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Originally published February 2 2011

Lack of vitamins C and E linked to metabolic syndrome

by S. L. Baker, features writer

(NaturalNews) What do millions of Americans who have plenty to eat have in common with poverty level Ecuadorians consuming a limited diet? A lot, when it comes to poor health. A new epidemiological study has revealed that low-income, older residents of Ecuador have high rates of metabolic syndrome -- a cluster of conditions including high blood pressure, elevated insulin and cholesterol levels, and excess fat around the middle -- just like countless folks in the U.S. who consume too much junk food and too little fruits and vegetables.

Researchers from the Jean Mayer USDA Human Nutrition Research Center on Aging (USDA HNRCA) at Tufts University and the Corporacion Ecuatoriana de Biotecnologia found that metabolic syndrome, which increases the risk of heart disease and type 2 diabetes, was wide-spread in a low-income urban community in Ecuador. The scientists believe a diet low in micronutrients and especially lacking vitamins C and E is the cause.

The investigators reached this conclusion after studying the relationship between metabolic syndrome and micronutrients such as folate, zinc and vitamins C, B12 and E. They enrolled 225 women and 127 men, all 65 or older, who lived in three low-income neighborhoods on the outskirts of Quito, the capital of Ecuador. During biweekly interviews, the research subjects reported what they ate and they also provided blood samples.

Using the International Diabetes Foundation (IDF) definition of metabolic syndrome, the research team found that 40% of the research participants had metabolic syndrome, with far more women (81%) having the condition compared to men (18%). The scientists believe this is because the women in the study group tended to be more obese than their male counterparts.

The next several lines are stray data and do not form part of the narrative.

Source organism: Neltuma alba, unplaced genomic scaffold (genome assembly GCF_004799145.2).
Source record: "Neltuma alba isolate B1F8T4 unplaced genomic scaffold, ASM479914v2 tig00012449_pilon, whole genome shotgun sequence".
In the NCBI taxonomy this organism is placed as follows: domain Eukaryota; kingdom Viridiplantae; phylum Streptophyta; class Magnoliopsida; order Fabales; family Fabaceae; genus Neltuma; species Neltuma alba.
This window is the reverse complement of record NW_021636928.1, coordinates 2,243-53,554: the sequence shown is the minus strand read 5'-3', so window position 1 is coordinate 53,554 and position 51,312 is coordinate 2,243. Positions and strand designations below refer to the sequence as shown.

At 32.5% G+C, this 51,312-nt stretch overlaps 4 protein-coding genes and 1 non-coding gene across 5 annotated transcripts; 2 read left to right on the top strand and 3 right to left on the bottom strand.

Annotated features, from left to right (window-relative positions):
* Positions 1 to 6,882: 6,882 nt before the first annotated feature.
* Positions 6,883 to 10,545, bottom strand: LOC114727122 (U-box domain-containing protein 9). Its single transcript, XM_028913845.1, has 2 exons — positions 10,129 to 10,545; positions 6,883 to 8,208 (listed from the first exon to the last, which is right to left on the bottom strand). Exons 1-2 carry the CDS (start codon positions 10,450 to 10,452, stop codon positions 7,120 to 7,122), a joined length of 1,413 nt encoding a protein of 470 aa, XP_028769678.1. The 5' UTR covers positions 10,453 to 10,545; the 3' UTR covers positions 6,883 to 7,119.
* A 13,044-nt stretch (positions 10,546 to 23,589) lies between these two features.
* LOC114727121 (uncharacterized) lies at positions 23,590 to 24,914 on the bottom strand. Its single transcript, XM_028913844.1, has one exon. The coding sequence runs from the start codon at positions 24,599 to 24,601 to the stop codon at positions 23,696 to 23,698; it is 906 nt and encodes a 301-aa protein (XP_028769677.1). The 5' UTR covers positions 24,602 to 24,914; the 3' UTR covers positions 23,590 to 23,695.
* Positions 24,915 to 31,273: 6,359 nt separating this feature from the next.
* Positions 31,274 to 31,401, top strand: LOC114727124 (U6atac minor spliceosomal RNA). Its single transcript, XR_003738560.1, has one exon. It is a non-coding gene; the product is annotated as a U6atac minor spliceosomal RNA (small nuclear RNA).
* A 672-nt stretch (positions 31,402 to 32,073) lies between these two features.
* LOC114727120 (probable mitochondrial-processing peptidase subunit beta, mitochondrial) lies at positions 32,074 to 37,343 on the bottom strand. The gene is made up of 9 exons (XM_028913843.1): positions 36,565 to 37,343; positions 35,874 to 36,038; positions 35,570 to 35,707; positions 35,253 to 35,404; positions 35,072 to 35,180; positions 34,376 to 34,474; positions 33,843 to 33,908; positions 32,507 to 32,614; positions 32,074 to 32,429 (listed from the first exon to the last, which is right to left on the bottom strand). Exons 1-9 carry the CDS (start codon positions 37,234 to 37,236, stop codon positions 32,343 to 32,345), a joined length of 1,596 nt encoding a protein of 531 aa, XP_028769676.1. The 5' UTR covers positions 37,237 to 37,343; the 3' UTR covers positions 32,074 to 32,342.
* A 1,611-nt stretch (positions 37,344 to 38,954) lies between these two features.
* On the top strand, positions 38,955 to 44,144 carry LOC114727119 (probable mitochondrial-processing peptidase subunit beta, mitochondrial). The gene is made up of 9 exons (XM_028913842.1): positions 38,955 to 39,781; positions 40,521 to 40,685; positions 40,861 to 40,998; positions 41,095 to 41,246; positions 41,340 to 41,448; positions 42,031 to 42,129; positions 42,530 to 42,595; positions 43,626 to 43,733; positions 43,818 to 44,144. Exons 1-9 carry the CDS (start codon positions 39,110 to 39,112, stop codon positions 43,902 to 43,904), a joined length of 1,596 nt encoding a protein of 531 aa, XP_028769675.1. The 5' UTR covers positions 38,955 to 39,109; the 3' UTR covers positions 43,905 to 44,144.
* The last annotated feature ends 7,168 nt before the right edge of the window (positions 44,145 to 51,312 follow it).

"In this population of low-income Ecuadorians, we observed a pattern of high carbohydrate, high sodium diets lacking in healthy fats and good sources of protein. Our blood analyses indicate a significant number of participants weren't consuming enough of a range of micronutrients," senior author Simin Nikbin Meydani, PhD, DVM, director of the USDA HNRCA and the Nutritional Immunology Laboratory at the USDA HNRCA said in a statement to the media. "After adjusting for age and sex, we observed significant relationships between the metabolic syndrome and two of the micronutrients, vitamins C and E." Dr. Meydania added that having higher blood levels of vitamin E may offer protection from metabolic syndrome.

The low blood levels of vitamin C, found in 82% of the participants, are believed to be the result of not eating enough fresh fruits and vegetables. Instead, the research subjects lived mostly off white rice, potatoes, sugar and white bread. The researchers found that, overall, 55% of the women and 33% of the men were overweight.

While the study of older, poor and urban Ecuadorians, which was just published online in the journal Public Health Nutrition, does not directly discuss the U.S. epidemic of metabolic syndrome, the research bolsters the idea you can be fat and yet malnourished -- as are countless American junk food junkies of all ages -- and that can result in poor health.

"With high-calorie foods lacking essential nutrients serving as pillars of the diet, it is possible to be both overweight and malnourished," stated Dr. Meydani, who is a professor at the Friedman School of Nutrition Science and Policy and the Sackler School of Graduate Biomedical Sciences at Tufts University. "Our data suggests that limited consumption of nutrient dense foods such as chicken, vegetables and legumes makes this small population of Ecuadorian elders even more susceptible to the metabolic syndrome."

Dr. Meydani's research team concluded that sound nutrition was the best strategy for curbing the growing metabolic syndrome risk in Latin America. "Presently, there are about 59 million Latin American and Caribbean men and women over the age of 60 and the United Nations predicts the population will reach 101 billion by 2025,"Dr. Meydani said. "Medical resources are minimal in developing countries and those that are in place are usually not directed toward older adults. Nutrition interventions, such as encouraging older adults to consume more nutrient dense foods, for example, locally grown produce, could reduce the strain on the health care system.".

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